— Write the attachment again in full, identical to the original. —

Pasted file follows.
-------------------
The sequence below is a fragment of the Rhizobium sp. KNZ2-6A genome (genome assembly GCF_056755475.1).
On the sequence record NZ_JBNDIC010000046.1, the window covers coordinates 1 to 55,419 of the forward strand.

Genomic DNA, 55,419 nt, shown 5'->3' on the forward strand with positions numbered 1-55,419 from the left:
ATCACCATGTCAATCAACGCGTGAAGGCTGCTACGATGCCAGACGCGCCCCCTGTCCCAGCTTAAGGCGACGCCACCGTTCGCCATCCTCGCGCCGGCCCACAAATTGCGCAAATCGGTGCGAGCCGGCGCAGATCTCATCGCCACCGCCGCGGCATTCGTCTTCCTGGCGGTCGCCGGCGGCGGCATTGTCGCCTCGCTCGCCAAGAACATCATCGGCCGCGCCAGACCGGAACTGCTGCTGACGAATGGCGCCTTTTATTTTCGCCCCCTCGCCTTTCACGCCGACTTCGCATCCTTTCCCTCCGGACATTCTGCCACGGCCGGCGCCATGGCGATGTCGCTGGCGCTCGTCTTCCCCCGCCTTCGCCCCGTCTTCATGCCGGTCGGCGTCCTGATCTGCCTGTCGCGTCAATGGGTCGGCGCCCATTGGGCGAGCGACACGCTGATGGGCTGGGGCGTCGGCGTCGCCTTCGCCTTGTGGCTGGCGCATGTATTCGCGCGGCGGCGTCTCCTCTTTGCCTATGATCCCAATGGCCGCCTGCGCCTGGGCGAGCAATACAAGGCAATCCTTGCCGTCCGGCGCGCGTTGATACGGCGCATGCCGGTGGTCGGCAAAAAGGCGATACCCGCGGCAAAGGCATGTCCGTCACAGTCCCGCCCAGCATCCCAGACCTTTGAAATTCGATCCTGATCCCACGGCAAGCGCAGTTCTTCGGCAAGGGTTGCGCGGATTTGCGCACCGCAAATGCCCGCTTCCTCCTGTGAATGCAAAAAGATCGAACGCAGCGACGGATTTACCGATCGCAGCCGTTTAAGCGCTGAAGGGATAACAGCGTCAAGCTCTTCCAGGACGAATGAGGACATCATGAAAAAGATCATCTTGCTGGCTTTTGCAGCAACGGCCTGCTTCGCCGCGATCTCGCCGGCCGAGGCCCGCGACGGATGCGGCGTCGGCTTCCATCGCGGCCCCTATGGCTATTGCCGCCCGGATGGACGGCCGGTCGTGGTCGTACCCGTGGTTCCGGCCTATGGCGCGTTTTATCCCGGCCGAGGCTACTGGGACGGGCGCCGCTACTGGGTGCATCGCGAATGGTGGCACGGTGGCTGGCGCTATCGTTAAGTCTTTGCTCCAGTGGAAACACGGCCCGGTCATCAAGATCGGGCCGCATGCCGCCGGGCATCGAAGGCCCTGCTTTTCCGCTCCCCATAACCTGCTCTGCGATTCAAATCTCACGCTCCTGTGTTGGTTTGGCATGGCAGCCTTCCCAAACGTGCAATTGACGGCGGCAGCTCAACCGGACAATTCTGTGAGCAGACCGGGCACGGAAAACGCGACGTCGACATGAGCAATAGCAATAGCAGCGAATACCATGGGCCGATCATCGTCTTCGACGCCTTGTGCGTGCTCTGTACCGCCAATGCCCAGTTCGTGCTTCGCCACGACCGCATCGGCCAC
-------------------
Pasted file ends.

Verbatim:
The sequence below is a fragment of the Rhizobium sp. KNZ2-6A genome (genome assembly GCF_056755475.1).
On the sequence record NZ_JBNDIC010000046.1, the window covers coordinates 1 to 55,419 of the forward strand.

Genomic DNA, 55,419 nt, shown 5'->3' on the forward strand with positions numbered 1-55,419 from the left:
ATCACCATGTCAATCAACGCGTGAAGGCTGCTACGATGCCAGACGCGCCCCCTGTCCCAGCTTAAGGCGACGCCACCGTTCGCCATCCTCGCGCCGGCCCACAAATTGCGCAAATCGGTGCGAGCCGGCGCAGATCTCATCGCCACCGCCGCGGCATTCGTCTTCCTGGCGGTCGCCGGCGGCGGCATTGTCGCCTCGCTCGCCAAGAACATCATCGGCCGCGCCAGACCGGAACTGCTGCTGACGAATGGCGCCTTTTATTTTCGCCCCCTCGCCTTTCACGCCGACTTCGCATCCTTTCCCTCCGGACATTCTGCCACGGCCGGCGCCATGGCGATGTCGCTGGCGCTCGTCTTCCCCCGCCTTCGCCCCGTCTTCATGCCGGTCGGCGTCCTGATCTGCCTGTCGCGTCAATGGGTCGGCGCCCATTGGGCGAGCGACACGCTGATGGGCTGGGGCGTCGGCGTCGCCTTCGCCTTGTGGCTGGCGCATGTATTCGCGCGGCGGCGTCTCCTCTTTGCCTATGATCCCAATGGCCGCCTGCGCCTGGGCGAGCAATACAAGGCAATCCTTGCCGTCCGGCGCGCGTTGATACGGCGCATGCCGGTGGTCGGCAAAAAGGCGATACCCGCGGCAAAGGCATGTCCGTCACAGTCCCGCCCAGCATCCCAGACCTTTGAAATTCGATCCTGATCCCACGGCAAGCGCAGTTCTTCGGCAAGGGTTGCGCGGATTTGCGCACCGCAAATGCCCGCTTCCTCCTGTGAATGCAAAAAGATCGAACGCAGCGACGGATTTACCGATCGCAGCCGTTTAAGCGCTGAAGGGATAACAGCGTCAAGCTCTTCCAGGACGAATGAGGACATCATGAAAAAGATCATCTTGCTGGCTTTTGCAGCAACGGCCTGCTTCGCCGCGATCTCGCCGGCCGAGGCCCGCGACGGATGCGGCGTCGGCTTCCATCGCGGCCCCTATGGCTATTGCCGCCCGGATGGACGGCCGGTCGTGGTCGTACCCGTGGTTCCGGCCTATGGCGCGTTTTATCCCGGCCGAGGCTACTGGGACGGGCGCCGCTACTGGGTGCATCGCGAATGGTGGCACGGTGGCTGGCGCTATCGTTAAGTCTTTGCTCCAGTGGAAACACGGCCCGGTCATCAAGATCGGGCCGCATGCCGCCGGGCATCGAAGGCCCTGCTTTTCCGCTCCCCATAACCTGCTCTGCGATTCAAATCTCACGCTCCTGTGTTGGTTTGGCATGGCAGCCTTCCCAAACGTGCAATTGACGGCGGCAGCTCAACCGGACAATTCTGTGAGCAGACCGGGCACGGAAAACGCGACGTCGACATGAGCAATAGCAATAGCAGCGAATACCATGGGCCGATCATCGTCTTCGACGCCTTGTGCGTGCTCTGTACCGCCAATGCCCAGTTCGTGCTTCGCCACGACCGCATCGGCCAC